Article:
Zimbabwe legislators call on Mnangagwa to end political unrest
Harare ‑ Zimbabwean legislators and civic society organisations are seeking an end to political violence which has characterised the past few weeks as the country moves towards this elections this year.
The legislators want "something done" ahead of the coming elections.
MDC-T acting president and Kuwadzana East MP Nelson Chamisa on Wednesday pleaded with President Emmerson Mnangagwa and the National Assembly to intervene and order a stop to politically-motivated violence.
"I want to alert the House that Parliament needs to do something on the issue of vulnerability of MPs pertaining to violent attacks on them. I have checked with the police and noted that there was an attack on Epworth MP Zalerah Makari by known people, and the motive is unknown," he said.
"I am saying this because we are seeing an escalation of attacks on MPs and citizens, particularly as we approach general elections, yet we do not want elections to be tainted by violence and instability, and this issue must be taken to the President so that his call for peaceful elections is taken seriously."
Makari, a Zanu-PF legislator, was reportedly pelted with stones on Tuesday and forced to abandon a local government ministry meeting in her constituency, while National People’s Party leader Joice Mujuru and her entourage were last week also stoned by suspected Zanu-PF supporters at a rally in Glen Norah and Glen View high-density suburbs in the capital.
Human rights and peace watchdog Heal Zimbabwe Trust (HZT) condemned the attacks, saying political intolerance was "barbaric and uncalled for".
HZT said they were recording numerous acts of violence across the country, adding that if the intolerance is not addressed, it would compromise the prospects of peace and negatively influence free participation of people in electoral processes.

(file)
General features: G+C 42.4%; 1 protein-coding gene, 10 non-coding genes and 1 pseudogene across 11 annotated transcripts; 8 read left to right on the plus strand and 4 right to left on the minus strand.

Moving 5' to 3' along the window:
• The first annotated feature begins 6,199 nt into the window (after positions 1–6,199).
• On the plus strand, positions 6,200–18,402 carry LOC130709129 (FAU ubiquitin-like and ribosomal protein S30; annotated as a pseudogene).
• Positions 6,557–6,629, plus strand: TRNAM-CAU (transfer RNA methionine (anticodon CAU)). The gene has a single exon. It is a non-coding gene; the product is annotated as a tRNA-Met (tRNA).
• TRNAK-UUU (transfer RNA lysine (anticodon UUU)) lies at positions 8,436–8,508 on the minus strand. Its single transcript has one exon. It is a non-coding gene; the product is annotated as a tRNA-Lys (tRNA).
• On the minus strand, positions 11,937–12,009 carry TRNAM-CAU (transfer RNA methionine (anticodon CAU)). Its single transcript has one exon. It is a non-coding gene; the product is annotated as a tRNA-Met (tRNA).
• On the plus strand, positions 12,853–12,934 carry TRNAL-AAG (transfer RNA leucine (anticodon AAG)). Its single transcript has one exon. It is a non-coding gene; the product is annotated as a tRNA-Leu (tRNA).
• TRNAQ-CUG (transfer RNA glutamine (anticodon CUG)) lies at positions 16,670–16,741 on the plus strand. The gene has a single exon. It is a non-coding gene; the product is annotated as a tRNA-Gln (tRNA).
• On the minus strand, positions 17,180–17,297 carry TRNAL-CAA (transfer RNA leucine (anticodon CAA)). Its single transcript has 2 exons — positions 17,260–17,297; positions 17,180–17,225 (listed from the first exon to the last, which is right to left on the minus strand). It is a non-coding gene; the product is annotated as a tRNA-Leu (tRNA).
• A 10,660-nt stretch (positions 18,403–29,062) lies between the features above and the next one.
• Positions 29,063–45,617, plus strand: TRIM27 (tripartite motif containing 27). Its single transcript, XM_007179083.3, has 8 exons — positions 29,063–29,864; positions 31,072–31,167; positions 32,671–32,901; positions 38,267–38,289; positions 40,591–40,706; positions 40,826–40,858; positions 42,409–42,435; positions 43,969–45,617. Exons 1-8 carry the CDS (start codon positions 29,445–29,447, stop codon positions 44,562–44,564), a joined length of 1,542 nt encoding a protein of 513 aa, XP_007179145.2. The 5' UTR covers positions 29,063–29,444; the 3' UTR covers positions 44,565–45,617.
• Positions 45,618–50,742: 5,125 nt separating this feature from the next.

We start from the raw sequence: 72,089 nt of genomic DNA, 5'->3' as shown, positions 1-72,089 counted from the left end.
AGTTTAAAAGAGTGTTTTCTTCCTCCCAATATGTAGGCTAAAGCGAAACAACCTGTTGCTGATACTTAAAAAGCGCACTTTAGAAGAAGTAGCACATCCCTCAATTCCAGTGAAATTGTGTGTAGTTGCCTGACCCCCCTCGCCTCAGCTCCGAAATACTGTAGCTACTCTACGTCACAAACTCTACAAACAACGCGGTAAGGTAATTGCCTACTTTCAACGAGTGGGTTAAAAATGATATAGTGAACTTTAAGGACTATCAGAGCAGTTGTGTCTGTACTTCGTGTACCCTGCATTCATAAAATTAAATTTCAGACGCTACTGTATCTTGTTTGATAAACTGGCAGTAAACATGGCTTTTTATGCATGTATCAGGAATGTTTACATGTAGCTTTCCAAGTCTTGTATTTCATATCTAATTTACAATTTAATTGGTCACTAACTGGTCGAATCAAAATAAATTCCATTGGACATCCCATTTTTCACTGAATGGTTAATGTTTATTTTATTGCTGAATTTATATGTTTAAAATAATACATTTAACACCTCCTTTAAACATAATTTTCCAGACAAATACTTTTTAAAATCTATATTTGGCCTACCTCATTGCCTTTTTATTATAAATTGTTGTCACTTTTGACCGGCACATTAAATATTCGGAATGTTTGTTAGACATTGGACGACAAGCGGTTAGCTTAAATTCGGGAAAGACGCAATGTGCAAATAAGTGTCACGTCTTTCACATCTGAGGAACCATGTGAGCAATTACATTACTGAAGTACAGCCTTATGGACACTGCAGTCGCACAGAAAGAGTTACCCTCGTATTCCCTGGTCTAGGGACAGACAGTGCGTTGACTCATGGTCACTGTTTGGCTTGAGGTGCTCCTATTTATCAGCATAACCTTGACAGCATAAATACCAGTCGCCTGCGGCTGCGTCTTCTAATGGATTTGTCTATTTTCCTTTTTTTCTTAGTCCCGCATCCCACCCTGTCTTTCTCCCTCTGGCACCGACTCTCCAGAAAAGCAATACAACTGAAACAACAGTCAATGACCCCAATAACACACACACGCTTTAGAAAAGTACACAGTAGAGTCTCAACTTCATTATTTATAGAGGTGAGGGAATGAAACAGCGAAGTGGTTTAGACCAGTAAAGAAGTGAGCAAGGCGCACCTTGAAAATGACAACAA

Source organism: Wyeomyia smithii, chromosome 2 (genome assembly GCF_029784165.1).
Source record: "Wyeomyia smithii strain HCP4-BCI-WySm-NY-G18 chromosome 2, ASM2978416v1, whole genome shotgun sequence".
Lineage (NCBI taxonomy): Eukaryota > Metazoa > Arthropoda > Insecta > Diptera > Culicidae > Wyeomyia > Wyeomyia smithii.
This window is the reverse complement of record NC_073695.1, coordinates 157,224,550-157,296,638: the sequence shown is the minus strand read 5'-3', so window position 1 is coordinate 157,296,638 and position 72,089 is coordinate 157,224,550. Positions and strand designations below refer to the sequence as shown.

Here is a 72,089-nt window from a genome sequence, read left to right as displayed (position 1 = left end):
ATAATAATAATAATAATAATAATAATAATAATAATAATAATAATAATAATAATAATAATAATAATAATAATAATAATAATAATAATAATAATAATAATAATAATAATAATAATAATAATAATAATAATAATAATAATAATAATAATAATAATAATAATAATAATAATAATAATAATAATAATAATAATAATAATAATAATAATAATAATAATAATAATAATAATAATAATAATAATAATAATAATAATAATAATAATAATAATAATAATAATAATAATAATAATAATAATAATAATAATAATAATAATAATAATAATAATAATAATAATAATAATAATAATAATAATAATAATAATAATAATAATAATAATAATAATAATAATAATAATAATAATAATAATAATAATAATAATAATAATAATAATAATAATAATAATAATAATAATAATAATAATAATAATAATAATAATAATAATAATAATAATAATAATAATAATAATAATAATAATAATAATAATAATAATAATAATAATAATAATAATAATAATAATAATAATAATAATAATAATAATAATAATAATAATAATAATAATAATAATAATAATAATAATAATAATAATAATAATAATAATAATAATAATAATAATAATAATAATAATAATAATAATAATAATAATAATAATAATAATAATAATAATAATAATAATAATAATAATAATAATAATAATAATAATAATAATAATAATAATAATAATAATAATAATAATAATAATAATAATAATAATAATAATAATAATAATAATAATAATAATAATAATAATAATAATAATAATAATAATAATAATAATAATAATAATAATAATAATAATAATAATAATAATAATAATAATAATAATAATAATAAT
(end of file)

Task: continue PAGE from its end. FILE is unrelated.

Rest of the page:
The peace watchdog said political parties should be torchbearers in creating a conducive environment for the electorate to freely participate in the plebiscite without fear of reprisals.
"Political parties must take the centre stage of condemning violence and also put stringent measures of punishing all members who engage in violent processes. Heal Zimbabwe appeals to the police to investigate and arrest all the perpetrators involved in violent activities," it said.
"The organisation further calls upon the Zimbabwe Electoral Commission to put in place mechanisms that ensure elections are held in a free, fair, transparent and peaceful manner.
"The National Peace and Reconciliation Commission, which is mandated by the Constitution to set up an early warning and early response system responsible for early detection of potential violent conflicts and disputes, must swiftly set up the important system in collaboration with churches and civil society in order to minimise incidences of violence as the nation approaches the election."
The Zimbabwe Association of Doctors for Human Rights (ZADHR) on Thursday described the attacks as criminal.
"ZADHR calls upon for the police to swiftly investigate and bring to justice the perpetrators of these acts. The new government must prove its deviation from the past by creating a conducive electoral environment where political violence is not tolerated," the human rights organisation said.